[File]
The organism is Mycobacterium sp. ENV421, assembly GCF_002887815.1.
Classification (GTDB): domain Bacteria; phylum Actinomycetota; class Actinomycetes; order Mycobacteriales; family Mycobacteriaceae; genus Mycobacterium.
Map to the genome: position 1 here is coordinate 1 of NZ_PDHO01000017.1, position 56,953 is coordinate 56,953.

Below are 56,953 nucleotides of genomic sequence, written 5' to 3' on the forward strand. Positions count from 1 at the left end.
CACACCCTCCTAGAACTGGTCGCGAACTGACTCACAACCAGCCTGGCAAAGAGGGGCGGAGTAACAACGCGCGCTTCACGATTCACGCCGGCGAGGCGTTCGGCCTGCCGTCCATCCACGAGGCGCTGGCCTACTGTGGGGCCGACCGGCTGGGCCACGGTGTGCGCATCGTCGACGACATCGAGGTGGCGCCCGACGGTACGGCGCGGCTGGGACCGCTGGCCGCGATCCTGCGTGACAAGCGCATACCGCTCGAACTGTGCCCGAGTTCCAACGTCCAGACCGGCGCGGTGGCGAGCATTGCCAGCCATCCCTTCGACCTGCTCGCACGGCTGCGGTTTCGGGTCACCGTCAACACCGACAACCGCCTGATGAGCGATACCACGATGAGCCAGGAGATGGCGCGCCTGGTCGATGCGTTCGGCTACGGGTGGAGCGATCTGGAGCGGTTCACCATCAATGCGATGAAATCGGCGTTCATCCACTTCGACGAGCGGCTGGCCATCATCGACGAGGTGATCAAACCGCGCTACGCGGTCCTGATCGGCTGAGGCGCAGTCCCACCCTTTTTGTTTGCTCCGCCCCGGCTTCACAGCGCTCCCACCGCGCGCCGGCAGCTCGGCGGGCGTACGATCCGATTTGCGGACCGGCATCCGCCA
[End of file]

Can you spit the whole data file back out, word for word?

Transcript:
The organism is Mycobacterium sp. ENV421, assembly GCF_002887815.1.
Classification (GTDB): domain Bacteria; phylum Actinomycetota; class Actinomycetes; order Mycobacteriales; family Mycobacteriaceae; genus Mycobacterium.
Map to the genome: position 1 here is coordinate 1 of NZ_PDHO01000017.1, position 56,953 is coordinate 56,953.

Below are 56,953 nucleotides of genomic sequence, written 5' to 3' on the forward strand. Positions count from 1 at the left end.
CACACCCTCCTAGAACTGGTCGCGAACTGACTCACAACCAGCCTGGCAAAGAGGGGCGGAGTAACAACGCGCGCTTCACGATTCACGCCGGCGAGGCGTTCGGCCTGCCGTCCATCCACGAGGCGCTGGCCTACTGTGGGGCCGACCGGCTGGGCCACGGTGTGCGCATCGTCGACGACATCGAGGTGGCGCCCGACGGTACGGCGCGGCTGGGACCGCTGGCCGCGATCCTGCGTGACAAGCGCATACCGCTCGAACTGTGCCCGAGTTCCAACGTCCAGACCGGCGCGGTGGCGAGCATTGCCAGCCATCCCTTCGACCTGCTCGCACGGCTGCGGTTTCGGGTCACCGTCAACACCGACAACCGCCTGATGAGCGATACCACGATGAGCCAGGAGATGGCGCGCCTGGTCGATGCGTTCGGCTACGGGTGGAGCGATCTGGAGCGGTTCACCATCAATGCGATGAAATCGGCGTTCATCCACTTCGACGAGCGGCTGGCCATCATCGACGAGGTGATCAAACCGCGCTACGCGGTCCTGATCGGCTGAGGCGCAGTCCCACCCTTTTTGTTTGCTCCGCCCCGGCTTCACAGCGCTCCCACCGCGCGCCGGCAGCTCGGCGGGCGTACGATCCGATTTGCGGACCGGCATCCGCCA